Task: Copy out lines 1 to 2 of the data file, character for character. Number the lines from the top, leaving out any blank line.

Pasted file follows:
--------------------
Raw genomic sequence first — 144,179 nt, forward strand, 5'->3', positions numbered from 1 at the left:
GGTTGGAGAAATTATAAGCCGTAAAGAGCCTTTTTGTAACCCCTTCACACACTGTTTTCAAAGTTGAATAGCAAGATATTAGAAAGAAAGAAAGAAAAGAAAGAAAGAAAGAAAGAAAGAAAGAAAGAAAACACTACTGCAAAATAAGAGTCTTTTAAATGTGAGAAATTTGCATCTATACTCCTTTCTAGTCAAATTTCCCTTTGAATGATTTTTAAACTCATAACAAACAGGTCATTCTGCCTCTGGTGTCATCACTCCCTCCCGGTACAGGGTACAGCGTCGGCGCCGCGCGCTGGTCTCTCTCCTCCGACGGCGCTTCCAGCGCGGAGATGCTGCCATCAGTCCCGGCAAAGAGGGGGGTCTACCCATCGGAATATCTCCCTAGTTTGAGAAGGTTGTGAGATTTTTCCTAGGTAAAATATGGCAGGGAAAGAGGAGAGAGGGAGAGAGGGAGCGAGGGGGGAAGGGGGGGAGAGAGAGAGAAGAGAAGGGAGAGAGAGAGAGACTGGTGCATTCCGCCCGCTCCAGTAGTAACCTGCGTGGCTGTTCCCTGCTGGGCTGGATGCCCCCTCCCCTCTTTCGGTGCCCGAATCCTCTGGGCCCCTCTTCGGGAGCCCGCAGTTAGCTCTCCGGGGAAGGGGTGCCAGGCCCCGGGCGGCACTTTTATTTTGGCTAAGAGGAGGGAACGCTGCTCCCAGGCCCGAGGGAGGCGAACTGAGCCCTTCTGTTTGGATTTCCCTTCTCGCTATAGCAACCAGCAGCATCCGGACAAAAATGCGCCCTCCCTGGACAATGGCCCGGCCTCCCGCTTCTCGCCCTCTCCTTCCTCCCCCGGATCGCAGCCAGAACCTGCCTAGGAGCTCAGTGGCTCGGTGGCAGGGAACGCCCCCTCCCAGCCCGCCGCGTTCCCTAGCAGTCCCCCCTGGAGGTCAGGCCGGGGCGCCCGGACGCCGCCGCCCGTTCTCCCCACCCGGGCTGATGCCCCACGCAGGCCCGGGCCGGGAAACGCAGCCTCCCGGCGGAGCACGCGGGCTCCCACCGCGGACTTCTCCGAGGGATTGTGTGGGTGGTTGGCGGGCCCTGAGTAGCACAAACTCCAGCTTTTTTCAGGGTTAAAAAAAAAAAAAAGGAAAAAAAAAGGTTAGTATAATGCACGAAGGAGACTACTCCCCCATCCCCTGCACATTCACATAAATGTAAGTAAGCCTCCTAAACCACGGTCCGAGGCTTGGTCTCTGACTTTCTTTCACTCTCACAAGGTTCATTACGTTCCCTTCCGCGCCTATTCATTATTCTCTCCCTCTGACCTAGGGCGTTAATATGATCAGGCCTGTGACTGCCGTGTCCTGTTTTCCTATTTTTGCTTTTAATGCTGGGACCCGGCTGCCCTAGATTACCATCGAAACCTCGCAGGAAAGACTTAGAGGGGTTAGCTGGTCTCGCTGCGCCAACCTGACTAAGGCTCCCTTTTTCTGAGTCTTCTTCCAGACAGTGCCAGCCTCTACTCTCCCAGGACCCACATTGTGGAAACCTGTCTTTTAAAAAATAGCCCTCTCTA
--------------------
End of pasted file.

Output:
Raw genomic sequence first — 144,179 nt, forward strand, 5'->3', positions numbered from 1 at the left:
GGTTGGAGAAATTATAAGCCGTAAAGAGCCTTTTTGTAACCCCTTCACACACTGTTTTCAAAGTTGAATAGCAAGATATTAGAAAGAAAGAAAGAAAAGAAAGAAAGAAAGAAAGAAAGAAAGAAAGAAAACACTACTGCAAAATAAGAGTCTTTTAAATGTGAGAAATTTGCATCTATACTCCTTTCTAGTCAAATTTCCCTTTGAATGATTTTTAAACTCATAACAAACAGGTCATTCTGCCTCTGGTGTCATCACTCCCTCCCGGTACAGGGTACAGCGTCGGCGCCGCGCGCTGGTCTCTCTCCTCCGACGGCGCTTCCAGCGCGGAGATGCTGCCATCAGTCCCGGCAAAGAGGGGGGTCTACCCATCGGAATATCTCCCTAGTTTGAGAAGGTTGTGAGATTTTTCCTAGGTAAAATATGGCAGGGAAAGAGGAGAGAGGGAGAGAGGGAGCGAGGGGGGAAGGGGGGGAGAGAGAGAGAAGAGAAGGGAGAGAGAGAGAGACTGGTGCATTCCGCCCGCTCCAGTAGTAACCTGCGTGGCTGTTCCCTGCTGGGCTGGATGCCCCCTCCCCTCTTTCGGTGCCCGAATCCTCTGGGCCCCTCTTCGGGAGCCCGCAGTTAGCTCTCCGGGGAAGGGGTGCCAGGCCCCGGGCGGCACTTTTATTTTGGCTAAGAGGAGGGAACGCTGCTCCCAGGCCCGAGGGAGGCGAACTGAGCCCTTCTGTTTGGATTTCCCTTCTCGCTATAGCAACCAGCAGCATCCGGACAAAAATGCGCCCTCCCTGGACAATGGCCCGGCCTCCCGCTTCTCGCCCTCTCCTTCCTCCCCCGGATCGCAGCCAGAACCTGCCTAGGAGCTCAGTGGCTCGGTGGCAGGGAACGCCCCCTCCCAGCCCGCCGCGTTCCCTAGCAGTCCCCCCTGGAGGTCAGGCCGGGGCGCCCGGACGCCGCCGCCCGTTCTCCCCACCCGGGCTGATGCCCCACGCAGGCCCGGGCCGGGAAACGCAGCCTCCCGGCGGAGCACGCGGGCTCCCACCGCGGACTTCTCCGAGGGATTGTGTGGGTGGTTGGCGGGCCCTGAGTAGCACAAACTCCAGCTTTTTTCAGGGTTAAAAAAAAAAAAAAGGAAAAAAAAAGGTTAGTATAATGCACGAAGGAGACTACTCCCCCATCCCCTGCACATTCACATAAATGTAAGTAAGCCTCCTAAACCACGGTCCGAGGCTTGGTCTCTGACTTTCTTTCACTCTCACAAGGTTCATTACGTTCCCTTCCGCGCCTATTCATTATTCTCTCCCTCTGACCTAGGGCGTTAATATGATCAGGCCTGTGACTGCCGTGTCCTGTTTTCCTATTTTTGCTTTTAATGCTGGGACCCGGCTGCCCTAGATTACCATCGAAACCTCGCAGGAAAGACTTAGAGGGGTTAGCTGGTCTCGCTGCGCCAACCTGACTAAGGCTCCCTTTTTCTGAGTCTTCTTCCAGACAGTGCCAGCCTCTACTCTCCCAGGACCCACATTGTGGAAACCTGTCTTTTAAAAAATAGCCCTCTCTA